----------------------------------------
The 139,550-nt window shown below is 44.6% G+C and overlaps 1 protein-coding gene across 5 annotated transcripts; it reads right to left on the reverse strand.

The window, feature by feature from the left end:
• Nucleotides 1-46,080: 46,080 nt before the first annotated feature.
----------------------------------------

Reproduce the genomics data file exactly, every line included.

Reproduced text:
The 139,550-nt window shown below is 44.6% G+C and overlaps 1 protein-coding gene across 5 annotated transcripts; it reads right to left on the reverse strand.

The window, feature by feature from the left end:
• Nucleotides 1-46,080: 46,080 nt before the first annotated feature.